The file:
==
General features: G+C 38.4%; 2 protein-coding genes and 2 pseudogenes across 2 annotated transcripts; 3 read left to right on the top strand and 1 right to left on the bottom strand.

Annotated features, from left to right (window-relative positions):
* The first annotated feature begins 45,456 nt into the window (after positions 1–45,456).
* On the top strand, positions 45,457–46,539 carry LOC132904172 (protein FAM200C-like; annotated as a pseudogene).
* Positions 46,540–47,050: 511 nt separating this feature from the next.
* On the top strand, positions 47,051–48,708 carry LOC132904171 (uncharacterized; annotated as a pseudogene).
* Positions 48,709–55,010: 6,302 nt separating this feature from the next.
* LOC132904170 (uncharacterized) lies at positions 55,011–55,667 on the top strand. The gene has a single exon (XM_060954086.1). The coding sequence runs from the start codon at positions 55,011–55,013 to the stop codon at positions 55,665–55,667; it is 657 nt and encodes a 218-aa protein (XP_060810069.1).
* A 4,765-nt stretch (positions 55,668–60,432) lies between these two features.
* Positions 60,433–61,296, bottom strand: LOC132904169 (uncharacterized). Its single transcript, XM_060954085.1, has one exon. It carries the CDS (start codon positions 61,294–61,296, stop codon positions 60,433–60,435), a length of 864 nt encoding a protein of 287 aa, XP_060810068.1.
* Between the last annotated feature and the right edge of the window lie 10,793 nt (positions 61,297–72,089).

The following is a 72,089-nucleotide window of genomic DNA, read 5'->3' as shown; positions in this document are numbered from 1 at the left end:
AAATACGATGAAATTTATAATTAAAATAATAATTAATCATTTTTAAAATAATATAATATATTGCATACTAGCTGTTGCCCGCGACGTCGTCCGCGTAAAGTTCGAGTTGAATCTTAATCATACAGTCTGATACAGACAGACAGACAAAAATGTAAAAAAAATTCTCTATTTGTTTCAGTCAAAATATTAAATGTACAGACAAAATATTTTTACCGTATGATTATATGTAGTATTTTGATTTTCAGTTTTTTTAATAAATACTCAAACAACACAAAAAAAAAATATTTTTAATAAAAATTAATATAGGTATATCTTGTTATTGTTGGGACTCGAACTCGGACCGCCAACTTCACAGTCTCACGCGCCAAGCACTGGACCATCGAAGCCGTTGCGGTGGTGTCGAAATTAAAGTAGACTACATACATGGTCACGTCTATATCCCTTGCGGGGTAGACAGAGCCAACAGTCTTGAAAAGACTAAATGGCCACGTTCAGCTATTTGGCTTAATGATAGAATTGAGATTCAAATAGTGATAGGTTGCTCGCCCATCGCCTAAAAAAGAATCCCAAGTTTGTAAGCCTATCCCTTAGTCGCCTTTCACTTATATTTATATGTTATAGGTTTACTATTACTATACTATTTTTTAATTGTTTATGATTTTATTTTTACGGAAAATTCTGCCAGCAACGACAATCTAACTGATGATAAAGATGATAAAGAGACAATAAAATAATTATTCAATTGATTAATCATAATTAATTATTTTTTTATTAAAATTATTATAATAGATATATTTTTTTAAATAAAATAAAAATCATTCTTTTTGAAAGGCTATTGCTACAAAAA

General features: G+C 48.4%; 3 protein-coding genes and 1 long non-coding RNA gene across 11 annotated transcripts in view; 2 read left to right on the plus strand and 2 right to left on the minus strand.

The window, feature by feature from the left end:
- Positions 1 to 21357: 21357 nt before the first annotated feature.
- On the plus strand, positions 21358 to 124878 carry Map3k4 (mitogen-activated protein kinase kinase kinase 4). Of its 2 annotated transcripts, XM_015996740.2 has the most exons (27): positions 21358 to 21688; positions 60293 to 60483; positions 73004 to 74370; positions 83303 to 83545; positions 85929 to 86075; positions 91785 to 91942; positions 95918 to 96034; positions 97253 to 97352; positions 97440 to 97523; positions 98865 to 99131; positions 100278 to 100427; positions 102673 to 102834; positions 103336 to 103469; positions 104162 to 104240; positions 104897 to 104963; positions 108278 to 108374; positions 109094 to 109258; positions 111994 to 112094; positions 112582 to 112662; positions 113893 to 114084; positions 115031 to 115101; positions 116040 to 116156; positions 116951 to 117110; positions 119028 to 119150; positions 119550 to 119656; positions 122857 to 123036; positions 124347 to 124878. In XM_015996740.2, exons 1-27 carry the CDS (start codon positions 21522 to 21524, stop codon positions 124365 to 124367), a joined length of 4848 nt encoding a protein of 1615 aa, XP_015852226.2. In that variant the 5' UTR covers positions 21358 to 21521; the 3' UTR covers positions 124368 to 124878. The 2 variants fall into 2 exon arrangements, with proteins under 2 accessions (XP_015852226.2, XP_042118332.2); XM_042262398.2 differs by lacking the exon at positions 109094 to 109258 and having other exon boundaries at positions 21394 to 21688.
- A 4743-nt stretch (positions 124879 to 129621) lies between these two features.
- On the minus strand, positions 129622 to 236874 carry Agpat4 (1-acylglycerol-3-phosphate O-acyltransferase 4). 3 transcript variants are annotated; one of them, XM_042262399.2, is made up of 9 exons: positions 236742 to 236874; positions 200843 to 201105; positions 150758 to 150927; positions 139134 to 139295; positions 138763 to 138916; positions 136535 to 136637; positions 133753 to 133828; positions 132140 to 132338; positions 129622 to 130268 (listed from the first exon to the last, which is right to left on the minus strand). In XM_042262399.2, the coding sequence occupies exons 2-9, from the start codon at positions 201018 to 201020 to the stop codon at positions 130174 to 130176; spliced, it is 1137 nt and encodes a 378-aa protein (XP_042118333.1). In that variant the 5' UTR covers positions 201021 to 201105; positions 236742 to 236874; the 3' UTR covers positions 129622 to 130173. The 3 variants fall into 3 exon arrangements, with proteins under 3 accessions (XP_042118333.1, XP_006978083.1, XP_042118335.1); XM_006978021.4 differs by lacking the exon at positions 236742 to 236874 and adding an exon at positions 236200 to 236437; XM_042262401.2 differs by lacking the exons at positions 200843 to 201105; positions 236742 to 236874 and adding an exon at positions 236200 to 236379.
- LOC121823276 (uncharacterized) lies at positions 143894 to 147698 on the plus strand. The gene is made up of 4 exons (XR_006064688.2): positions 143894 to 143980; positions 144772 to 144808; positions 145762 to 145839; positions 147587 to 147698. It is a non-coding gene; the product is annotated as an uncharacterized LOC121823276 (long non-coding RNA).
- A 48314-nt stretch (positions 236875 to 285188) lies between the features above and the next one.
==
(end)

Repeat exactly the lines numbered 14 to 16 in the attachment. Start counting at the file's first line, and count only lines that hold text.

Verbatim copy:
General features: G+C 48.4%; 3 protein-coding genes and 1 long non-coding RNA gene across 11 annotated transcripts in view; 2 read left to right on the plus strand and 2 right to left on the minus strand.

The window, feature by feature from the left end:
- Positions 1 to 21357: 21357 nt before the first annotated feature.